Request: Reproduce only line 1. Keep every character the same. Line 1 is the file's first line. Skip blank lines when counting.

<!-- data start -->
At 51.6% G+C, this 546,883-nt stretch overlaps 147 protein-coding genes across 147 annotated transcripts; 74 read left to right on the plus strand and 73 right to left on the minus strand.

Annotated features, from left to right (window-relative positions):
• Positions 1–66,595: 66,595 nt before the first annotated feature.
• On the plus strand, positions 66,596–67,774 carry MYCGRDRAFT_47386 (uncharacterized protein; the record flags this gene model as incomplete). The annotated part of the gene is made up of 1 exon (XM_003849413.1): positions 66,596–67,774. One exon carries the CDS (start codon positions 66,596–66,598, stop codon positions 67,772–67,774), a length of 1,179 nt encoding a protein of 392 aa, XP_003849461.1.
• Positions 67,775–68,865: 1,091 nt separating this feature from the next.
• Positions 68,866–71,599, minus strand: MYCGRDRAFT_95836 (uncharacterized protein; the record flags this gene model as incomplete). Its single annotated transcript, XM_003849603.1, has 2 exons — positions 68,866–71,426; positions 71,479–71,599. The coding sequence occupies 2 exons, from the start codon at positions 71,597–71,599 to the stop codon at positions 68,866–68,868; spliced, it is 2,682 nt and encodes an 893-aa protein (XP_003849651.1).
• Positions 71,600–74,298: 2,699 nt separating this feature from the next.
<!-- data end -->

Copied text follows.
At 51.6% G+C, this 546,883-nt stretch overlaps 147 protein-coding genes across 147 annotated transcripts; 74 read left to right on the plus strand and 73 right to left on the minus strand.